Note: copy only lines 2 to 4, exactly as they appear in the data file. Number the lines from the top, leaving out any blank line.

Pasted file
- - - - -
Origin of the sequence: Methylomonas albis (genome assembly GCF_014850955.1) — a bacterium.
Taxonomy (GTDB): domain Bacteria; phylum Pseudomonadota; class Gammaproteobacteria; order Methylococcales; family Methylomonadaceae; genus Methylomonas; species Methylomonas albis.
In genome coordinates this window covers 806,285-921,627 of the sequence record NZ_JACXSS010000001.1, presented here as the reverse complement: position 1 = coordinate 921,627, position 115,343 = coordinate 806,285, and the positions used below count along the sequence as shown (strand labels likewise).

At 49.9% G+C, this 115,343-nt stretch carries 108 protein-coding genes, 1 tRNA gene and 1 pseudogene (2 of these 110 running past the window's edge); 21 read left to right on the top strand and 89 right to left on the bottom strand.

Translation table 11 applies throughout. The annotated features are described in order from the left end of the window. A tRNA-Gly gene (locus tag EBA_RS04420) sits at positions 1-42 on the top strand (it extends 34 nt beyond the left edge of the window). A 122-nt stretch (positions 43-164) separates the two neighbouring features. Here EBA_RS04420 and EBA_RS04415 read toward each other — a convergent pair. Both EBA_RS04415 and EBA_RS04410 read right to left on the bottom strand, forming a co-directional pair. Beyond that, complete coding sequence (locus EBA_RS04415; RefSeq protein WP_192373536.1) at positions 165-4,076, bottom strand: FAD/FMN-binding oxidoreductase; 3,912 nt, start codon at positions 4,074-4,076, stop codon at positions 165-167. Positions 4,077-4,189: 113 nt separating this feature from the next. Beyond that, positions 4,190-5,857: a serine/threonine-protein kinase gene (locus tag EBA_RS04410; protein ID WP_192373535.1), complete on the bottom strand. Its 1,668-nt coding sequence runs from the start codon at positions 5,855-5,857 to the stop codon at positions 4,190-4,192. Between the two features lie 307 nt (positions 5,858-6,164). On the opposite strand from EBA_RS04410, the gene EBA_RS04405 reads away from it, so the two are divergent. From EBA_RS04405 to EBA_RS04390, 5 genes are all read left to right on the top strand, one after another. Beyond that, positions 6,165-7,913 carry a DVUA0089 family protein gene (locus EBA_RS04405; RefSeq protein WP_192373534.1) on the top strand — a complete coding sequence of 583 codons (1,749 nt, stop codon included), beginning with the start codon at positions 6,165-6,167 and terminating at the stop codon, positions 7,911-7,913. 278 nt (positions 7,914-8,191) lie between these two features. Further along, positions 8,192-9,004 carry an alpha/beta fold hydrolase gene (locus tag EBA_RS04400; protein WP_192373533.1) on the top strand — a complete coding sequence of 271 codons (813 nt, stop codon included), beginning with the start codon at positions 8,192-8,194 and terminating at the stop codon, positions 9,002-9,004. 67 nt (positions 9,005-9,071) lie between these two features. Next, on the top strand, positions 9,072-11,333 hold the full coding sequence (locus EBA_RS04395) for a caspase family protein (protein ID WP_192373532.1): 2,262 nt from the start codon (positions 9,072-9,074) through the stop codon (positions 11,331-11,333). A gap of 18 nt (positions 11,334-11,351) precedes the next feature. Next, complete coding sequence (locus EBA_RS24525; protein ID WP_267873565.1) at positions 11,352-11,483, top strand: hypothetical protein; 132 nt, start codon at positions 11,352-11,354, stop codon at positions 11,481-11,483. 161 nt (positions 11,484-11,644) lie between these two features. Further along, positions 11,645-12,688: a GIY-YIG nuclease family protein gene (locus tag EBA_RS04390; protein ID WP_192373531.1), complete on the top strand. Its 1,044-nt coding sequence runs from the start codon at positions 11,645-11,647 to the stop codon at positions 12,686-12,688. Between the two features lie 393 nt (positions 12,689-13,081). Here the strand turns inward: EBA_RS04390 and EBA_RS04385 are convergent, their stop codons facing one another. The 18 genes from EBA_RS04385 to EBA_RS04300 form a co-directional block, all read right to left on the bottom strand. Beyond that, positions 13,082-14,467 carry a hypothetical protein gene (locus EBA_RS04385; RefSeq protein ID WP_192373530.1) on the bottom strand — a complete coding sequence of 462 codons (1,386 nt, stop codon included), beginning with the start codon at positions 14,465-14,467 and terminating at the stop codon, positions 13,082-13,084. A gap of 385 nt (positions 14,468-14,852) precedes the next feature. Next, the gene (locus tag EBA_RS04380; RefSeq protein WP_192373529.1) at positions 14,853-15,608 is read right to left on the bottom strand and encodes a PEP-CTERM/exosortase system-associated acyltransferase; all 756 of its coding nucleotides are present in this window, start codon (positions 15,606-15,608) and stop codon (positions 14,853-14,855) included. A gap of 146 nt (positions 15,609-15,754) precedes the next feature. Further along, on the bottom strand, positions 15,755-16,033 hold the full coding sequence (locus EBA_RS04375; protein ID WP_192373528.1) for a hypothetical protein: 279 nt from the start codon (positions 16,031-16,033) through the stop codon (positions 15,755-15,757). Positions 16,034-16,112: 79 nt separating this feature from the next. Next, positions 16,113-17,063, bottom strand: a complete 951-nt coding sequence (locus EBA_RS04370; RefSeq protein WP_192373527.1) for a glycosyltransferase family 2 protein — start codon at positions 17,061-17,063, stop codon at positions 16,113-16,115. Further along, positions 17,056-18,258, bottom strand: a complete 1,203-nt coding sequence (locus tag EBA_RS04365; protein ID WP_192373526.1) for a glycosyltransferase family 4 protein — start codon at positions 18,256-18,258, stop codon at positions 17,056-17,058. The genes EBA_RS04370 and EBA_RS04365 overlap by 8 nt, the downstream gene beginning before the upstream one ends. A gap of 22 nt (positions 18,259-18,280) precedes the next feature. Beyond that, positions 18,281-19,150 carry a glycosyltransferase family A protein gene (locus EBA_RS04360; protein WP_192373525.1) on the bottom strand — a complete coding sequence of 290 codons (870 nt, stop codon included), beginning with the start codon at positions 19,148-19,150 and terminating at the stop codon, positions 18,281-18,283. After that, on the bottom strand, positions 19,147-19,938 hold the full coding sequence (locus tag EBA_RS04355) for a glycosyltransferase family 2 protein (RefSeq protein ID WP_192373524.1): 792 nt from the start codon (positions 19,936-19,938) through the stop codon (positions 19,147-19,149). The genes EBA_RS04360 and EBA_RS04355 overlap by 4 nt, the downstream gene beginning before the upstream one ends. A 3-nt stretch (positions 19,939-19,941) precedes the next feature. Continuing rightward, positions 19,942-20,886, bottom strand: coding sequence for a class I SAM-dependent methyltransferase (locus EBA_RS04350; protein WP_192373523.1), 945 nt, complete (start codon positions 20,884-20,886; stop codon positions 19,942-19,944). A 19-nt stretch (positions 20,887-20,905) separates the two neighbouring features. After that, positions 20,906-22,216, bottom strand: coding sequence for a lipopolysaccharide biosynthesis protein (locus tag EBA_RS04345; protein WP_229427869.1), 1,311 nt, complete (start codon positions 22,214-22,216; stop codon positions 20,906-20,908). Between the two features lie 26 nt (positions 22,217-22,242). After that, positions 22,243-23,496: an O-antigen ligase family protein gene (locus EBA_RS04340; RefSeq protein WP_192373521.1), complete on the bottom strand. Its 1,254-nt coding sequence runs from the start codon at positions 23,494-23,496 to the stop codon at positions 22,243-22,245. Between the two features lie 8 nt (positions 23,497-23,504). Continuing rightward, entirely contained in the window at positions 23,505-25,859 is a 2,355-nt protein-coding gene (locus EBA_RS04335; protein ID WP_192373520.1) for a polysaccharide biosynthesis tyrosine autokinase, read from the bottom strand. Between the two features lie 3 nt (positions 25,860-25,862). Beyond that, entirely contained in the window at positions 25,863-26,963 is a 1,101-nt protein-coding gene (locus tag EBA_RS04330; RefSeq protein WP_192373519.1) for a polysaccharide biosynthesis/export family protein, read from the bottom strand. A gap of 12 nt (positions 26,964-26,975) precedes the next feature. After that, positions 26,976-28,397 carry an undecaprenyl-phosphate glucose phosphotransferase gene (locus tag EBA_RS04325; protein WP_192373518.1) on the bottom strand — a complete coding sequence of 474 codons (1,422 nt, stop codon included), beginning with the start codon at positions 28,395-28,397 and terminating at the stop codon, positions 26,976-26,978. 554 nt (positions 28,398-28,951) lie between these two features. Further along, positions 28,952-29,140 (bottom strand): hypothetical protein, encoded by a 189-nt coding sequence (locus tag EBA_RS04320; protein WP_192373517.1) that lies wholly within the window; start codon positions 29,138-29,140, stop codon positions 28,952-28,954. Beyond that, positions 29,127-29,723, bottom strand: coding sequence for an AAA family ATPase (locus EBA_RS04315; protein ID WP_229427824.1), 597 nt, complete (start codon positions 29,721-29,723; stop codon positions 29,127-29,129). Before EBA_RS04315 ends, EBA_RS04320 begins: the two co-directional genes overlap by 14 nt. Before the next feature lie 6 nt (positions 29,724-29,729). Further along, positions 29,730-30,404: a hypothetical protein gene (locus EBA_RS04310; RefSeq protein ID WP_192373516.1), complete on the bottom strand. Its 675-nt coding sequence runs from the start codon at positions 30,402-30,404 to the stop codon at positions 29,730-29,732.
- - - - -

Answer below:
Taxonomy (GTDB): domain Bacteria; phylum Pseudomonadota; class Gammaproteobacteria; order Methylococcales; family Methylomonadaceae; genus Methylomonas; species Methylomonas albis.
In genome coordinates this window covers 806,285-921,627 of the sequence record NZ_JACXSS010000001.1, presented here as the reverse complement: position 1 = coordinate 921,627, position 115,343 = coordinate 806,285, and the positions used below count along the sequence as shown (strand labels likewise).

At 49.9% G+C, this 115,343-nt stretch carries 108 protein-coding genes, 1 tRNA gene and 1 pseudogene (2 of these 110 running past the window's edge); 21 read left to right on the top strand and 89 right to left on the bottom strand.